Tuesday

26th Jan 2021

Interview

2010: EU's new diplomacy in search of old élan?

  • First EU foreign affairs chief Javier Solana (l) with Russian president Vladimir Putin in 2003 (Photo: ec.europa.eu)

The EU foreign service has changed from a man with a phone to "a very large ship" in the past 10 years, for Pierre Vimont - one of its quintessential insiders.

But EU diplomacy needs to rediscover its former élan, Vimont said.

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  • Catherine Ashton and Pierre Vimont in 2010 (Photo: consilium.europa.eu)

Back in 2009, the EU foreign service more-or-less amounted to Javier Solana, a veteran Spanish diplomat, and Vimont was France's ambassador to the US.

But in 2010, the EU launched the European External Action Service (EEAS) to "assist" its "high representative" in forging a collective foreign policy.

British politician Catherine Ashton took over from Solana and Vimont left the Quai d'Orsay (the HQ of the French foreign ministry), after 38 years in the French corps, to become Ashton's right-hand man, the EEAS secretary general, in Brussels.

Recalling the pre-EEAS days, Vimont, who now works for the Carnegie Europe think tank, said: "More than anything else, it [the EU foreign service] was Solana himself, with a few aides around him, and a telephone on which he could do his diplomatic work".

Solana still played a decisive role in multiple conflicts.

In one call to Moldova's president in 2003, for instance, he stopped Russian president Vladimir Putin from flying in to sign a shady peace deal, even though Putin's jet was already warming up on the runway in Moscow when Solana phoned Chișinău.

"Some people say European diplomacy is 'fair-weather diplomacy', not for times of crisis," Vimont noted.

"I don't agree, because Solana was very-much involved in the North Macedonia crisis, in the Orange Revolution in Ukraine, and in the Israeli-Palestinian conflict," Vimont said.

Solana's successors now have a full EU institution, with some 4,500 staff, 140 embassies, and €730m a year to help make an impact.

Its ambassadors speak for Europe around the globe.

Its staff chair EU nations' talks in dozens of meetings in Brussels salons and draft decisions, such as Russia economic sanctions, of geopolitical gravity.

And it will soon help to spend a new €20bn EU budget for joint-defence.

"Solana had a very small boat and his successors had a very large ship," Vimont said.

Aerial view of EEAS building in Brussels (Photo: consilium.europa.eu)

Still young

The new EU foreign service is still young, not least by comparison with the French foreign ministry.

"Ten years is a very short time in the field of governance," the 71-year old French diplomat said.

But, for Vimont, the surge in bulk has come at a cost in "agility".

Comparing EU to French foreign policy, he said: "When you launch an initiative in the Quai d'Orsay, you talk to a few partners, even, sometimes, you just launch it and see the reaction of others, but in the EEAS you have to take into account the position of 27 member states".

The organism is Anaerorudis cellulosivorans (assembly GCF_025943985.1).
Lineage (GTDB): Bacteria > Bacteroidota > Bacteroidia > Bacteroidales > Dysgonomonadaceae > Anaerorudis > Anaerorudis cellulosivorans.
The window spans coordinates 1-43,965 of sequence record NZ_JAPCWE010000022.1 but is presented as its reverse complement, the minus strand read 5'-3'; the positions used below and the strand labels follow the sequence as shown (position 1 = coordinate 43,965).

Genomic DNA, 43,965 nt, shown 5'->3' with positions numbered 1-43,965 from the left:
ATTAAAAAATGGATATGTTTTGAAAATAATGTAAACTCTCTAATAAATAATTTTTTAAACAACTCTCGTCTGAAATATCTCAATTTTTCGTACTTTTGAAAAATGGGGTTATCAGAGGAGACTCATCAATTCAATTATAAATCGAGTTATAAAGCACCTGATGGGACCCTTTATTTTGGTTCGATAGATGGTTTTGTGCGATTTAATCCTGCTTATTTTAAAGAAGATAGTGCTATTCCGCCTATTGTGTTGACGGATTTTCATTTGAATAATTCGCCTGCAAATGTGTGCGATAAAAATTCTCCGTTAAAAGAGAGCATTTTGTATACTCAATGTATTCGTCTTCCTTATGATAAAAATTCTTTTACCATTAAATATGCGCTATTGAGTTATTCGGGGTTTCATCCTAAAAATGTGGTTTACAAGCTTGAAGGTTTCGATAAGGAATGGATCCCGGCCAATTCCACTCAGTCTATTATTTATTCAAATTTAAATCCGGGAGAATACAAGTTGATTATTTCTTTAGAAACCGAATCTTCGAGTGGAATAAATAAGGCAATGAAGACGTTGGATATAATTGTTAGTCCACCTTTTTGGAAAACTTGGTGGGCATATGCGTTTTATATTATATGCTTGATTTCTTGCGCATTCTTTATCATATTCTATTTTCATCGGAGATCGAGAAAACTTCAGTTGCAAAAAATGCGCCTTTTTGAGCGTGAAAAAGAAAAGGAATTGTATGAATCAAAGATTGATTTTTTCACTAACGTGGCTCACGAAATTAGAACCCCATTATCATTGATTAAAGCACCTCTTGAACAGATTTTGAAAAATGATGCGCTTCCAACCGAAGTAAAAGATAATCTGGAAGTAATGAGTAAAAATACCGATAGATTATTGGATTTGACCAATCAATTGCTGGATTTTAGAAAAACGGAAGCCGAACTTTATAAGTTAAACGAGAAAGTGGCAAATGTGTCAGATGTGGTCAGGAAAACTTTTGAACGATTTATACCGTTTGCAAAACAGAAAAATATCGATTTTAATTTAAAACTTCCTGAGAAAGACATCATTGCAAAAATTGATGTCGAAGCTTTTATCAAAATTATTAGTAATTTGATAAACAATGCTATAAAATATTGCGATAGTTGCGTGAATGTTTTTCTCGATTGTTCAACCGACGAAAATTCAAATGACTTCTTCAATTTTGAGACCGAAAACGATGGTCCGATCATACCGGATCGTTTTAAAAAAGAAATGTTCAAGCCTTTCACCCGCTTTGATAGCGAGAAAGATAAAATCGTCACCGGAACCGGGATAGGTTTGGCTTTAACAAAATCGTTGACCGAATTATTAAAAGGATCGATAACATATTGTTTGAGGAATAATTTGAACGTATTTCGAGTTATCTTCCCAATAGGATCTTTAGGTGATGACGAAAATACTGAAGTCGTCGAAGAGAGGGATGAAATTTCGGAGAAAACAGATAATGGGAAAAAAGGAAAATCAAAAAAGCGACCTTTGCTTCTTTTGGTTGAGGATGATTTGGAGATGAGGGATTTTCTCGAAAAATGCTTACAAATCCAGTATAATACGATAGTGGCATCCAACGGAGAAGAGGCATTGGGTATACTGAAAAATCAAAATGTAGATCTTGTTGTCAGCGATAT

The EU method was "cumbersome" and required "lots of energy, time, patience", he said.

Ashton also played a valuable role in Iran nuclear talks and Kosovo-Serbia peace talks, Vimont noted.

But Solana's successors, including Italian diplomat Federica Mogherini, have been weighed down by management, trying to forge an "esprit d'accord" among staff, who spoke 24 European languages, Vimont said.

EU top diplomats have also held been back by "turf wars", he added.

"Should it [the EU foreign service] be a 28th foreign ministry, a coordinating organisation, or a think tank for member states ... a spokesperson?," Vimont asked.

"It was never agreed between member states and, also, with the [European] Commission ... and, 10 years later, it's still not settled," he said.

The current EU foreign relations chief, Josep Borrell, is, like Solana, a veteran Spanish diplomat, inviting comparisons.

And EU foreign policy might benefit if Borrell was, once again, allowed to play a freewheeling, Solana-type role, Vimont said.

"What we've been missing is the kind of agility Solana had," Vimont noted.

"There has been loss of [EU] impetus and relevance, compared to pre-EEAS days," he added.

"It's quite striking, you see it in Syria, and Libya, in the Israeli-Palestinian conflict, and in the Nagorno-Karabakh crisis," Vimont said.

Josep Borrell 'takes the liberty of speaking his own mind' (Photo: consilium.europa.eu)

Taking liberties

Borrell's personality recalled the old spirit, Vimont indicated.

"Sometimes he [Borrell] takes the liberty of speaking his own mind, even if he doesn't have the consensus of all the member states. I, personally, think it's very good," Vimont noted, in an approach which also echoed the Quai d'Orsay's audacity.

"After all, he [Borrell] has the right of initiative in the Lisbon Treaty," Vimont said, referring to EU law.

"I even heard some foreign ministers saying he [Borrell] should use that right more than he does," Vimont added.

And even if Europe had no army in increasingly dangerous times, the EU flag had its own power, Vimont said.

"When I was [French] ambassador [in the US] and I was in discussion with executive heads of some very powerful enterprises, and I was telling them 'Europe is still a very small power', they were saying: 'Are you kidding?'," he recalled.

"If we [the EU] don't have an army, we have economic power. The single market, in terms of trade, technology is very powerful," Vimont concluded.

EU ambassador Hans-Dieter Schweisgut (l) in Beijing (Photo: ec.europa.eu)
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